Regarding the aforementioned indicator (i) (i.e. level of industry income), the ITC has raised the target from 30 per cent to 35 per cent from 2023-24, and subject to steady economic growth, gradually raises the target to 50 per cent in a few years' time.

     Regarding the indicators (ii) to (vi), as the scale and focal points of the R&D Centres are different, it is difficult to devise a set of uniform quantifiable key performance indicators. However, in the regular progress report on the R&D Centres to the Panel on Commerce, Industry, Innovation and Technology of the Legislative Council, the ITC will set out the Centres' respective performances under items (ii) to (vi) of the indicators. Besides, as a standard practice, the R&D Centres are required to prepare and submit annual plan, quarterly and annual reports and annual audited accounts for approval by their respective Board and the ITC every year.

     On bringing social benefits, a number of R&D outcomes generated by the R&D Centres have been adopted by public organisations or public service providers. For example, the low-floor height e-minibus developed by APAS is supporting the Government's trial of electrification of public light buses; ASTRI and MTR Corporation Limited jointly developed a non-contact smart visual system to measure the gaps in escalators, replacing manual inspection, to ensure public safety by enhancing measurement and maintenance efficiency; LSCM has developed a combination-type wireless radio frequency identification tags for use in road tolling systems, and the technology has been applied to the HKeToll system. These R&D outcomes help Government departments and other public organisations enhance their service quality and efficiency, making people's daily living more convenient, comfortable and safe, thereby providing a greater sense of fulfilment. As such, it is difficult to quantify these benefits and devise quantifiable key performance indicators.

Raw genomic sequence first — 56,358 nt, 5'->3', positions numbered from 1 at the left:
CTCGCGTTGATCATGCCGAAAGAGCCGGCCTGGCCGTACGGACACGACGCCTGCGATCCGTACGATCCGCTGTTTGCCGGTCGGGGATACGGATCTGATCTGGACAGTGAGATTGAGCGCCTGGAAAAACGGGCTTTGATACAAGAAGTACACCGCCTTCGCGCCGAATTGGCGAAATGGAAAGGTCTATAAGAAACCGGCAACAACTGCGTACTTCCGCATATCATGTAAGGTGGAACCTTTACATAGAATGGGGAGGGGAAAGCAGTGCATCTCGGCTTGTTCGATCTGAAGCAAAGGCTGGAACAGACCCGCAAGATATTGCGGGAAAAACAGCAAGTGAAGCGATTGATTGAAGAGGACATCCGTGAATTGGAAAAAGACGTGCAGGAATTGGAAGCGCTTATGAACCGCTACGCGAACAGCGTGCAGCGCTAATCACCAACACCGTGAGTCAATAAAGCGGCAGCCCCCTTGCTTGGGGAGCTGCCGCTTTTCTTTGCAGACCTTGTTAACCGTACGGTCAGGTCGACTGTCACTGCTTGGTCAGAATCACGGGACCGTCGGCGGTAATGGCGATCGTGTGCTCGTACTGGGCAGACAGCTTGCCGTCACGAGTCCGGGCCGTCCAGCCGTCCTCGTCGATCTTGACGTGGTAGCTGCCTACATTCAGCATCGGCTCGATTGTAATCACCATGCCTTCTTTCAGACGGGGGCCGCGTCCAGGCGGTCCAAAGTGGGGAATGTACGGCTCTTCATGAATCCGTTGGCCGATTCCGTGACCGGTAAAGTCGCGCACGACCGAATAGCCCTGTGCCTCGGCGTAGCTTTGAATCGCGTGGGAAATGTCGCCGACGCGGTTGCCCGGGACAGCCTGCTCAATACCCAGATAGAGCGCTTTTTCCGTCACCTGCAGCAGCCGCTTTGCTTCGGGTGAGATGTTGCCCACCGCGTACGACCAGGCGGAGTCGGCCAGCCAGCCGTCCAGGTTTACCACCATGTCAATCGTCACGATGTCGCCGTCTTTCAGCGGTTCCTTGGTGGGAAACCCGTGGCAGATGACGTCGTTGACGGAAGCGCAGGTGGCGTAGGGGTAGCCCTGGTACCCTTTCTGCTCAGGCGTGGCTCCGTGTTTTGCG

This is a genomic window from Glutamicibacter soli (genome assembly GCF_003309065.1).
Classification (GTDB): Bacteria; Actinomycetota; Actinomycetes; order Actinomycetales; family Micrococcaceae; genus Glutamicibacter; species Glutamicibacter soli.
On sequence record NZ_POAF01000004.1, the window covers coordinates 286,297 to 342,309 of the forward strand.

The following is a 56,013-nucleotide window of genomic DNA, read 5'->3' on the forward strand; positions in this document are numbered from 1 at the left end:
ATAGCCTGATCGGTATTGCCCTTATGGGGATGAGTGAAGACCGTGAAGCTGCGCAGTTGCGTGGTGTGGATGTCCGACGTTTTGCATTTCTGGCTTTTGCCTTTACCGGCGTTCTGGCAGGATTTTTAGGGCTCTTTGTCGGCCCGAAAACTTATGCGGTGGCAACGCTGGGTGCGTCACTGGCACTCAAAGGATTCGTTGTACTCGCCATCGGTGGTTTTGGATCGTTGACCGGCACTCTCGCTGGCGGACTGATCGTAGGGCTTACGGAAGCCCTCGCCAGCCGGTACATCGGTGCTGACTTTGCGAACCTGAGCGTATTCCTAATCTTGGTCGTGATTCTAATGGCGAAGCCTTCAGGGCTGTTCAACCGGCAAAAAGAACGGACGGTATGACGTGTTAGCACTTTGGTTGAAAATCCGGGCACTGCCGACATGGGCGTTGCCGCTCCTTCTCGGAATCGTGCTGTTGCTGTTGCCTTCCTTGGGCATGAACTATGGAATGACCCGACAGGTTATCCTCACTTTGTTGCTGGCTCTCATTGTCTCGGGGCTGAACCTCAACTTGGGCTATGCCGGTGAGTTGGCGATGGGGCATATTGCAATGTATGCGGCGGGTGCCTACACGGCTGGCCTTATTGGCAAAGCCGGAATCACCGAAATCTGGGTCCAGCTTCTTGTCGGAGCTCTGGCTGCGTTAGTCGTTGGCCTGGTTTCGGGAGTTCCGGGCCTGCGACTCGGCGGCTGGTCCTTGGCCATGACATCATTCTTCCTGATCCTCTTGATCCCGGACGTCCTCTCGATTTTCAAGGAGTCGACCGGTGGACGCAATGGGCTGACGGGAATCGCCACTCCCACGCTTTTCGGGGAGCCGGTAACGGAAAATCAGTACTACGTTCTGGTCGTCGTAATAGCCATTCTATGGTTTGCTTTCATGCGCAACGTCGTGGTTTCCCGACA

In the past few years, due to the COVID-19 epidemic, different industries have been affected to different extents. Despite facing such adverse circumstances, the R&D Centres have continued to drive applied R&D in selected focus areas and closely collaborated with the industry to understand their needs and the latest technological trends. As at end-March 2023, there were 405 on-going projects, including 243 projects (around 60 per cent) involving participation from 470 companies, representing an increase of about 13 per cent over the past year. This shows that the R&D Centres' applied R&D projects can address market needs and solve industry pain-points, thereby assisting the industry in grasping the opportunity for restructuring and upgrading. The Government will continue to review and adjust the resources provided to the R&D Centres (including MRDI which will be established soon), as well as their roles, positioning and key performance indicators taking into account the needs of the industry and technological development in accordance with the aforementioned mechanism. In the meantime, the Government will continue to encourage collaboration amongst the R&D Centres to achieve synergy.

(3) to (7) The five R&D Centres bear the public mission of conducting technology transfer to the industry, and their objective for conducting applied R&D and technology transfer is not about making profits. If an industry partner contributed at least 50 per cent of the total project cost, it is entitled to the intellectual property (IP) generated from that R&D project. Besides, as it often takes years to apply for a patent, some R&D Centres will opt to directly transfer technological know-how to the industry to help them cope with the ever-changing market in time. The patent-related figures and commercialisation and other income of the five R&D Centres in the past five financial years are at Annex II. The ITC does not keep the number of patents which have been successfully commercialised and the income concerned.

     Owing to the difference in technological areas between the R&D Centres and the fast-changing technological development, the Centres devise their own strategies for managing their patents, and will decide whether they will extend their patents according to their own mechanisms. Generally speaking, the R&D Centres will consider a basket of factors when making such decision, including the commercialisation income generated by the patent, the maintenance cost, the likelihood for the patent to be a background IP for R&D projects in the future, whether there are similar patents utilising more advanced technologies in the market, and whether the patent is still relevant to the Centres' future development, etc.
Ends/Wednesday, November 8, 2023
Issued at HKT 15:40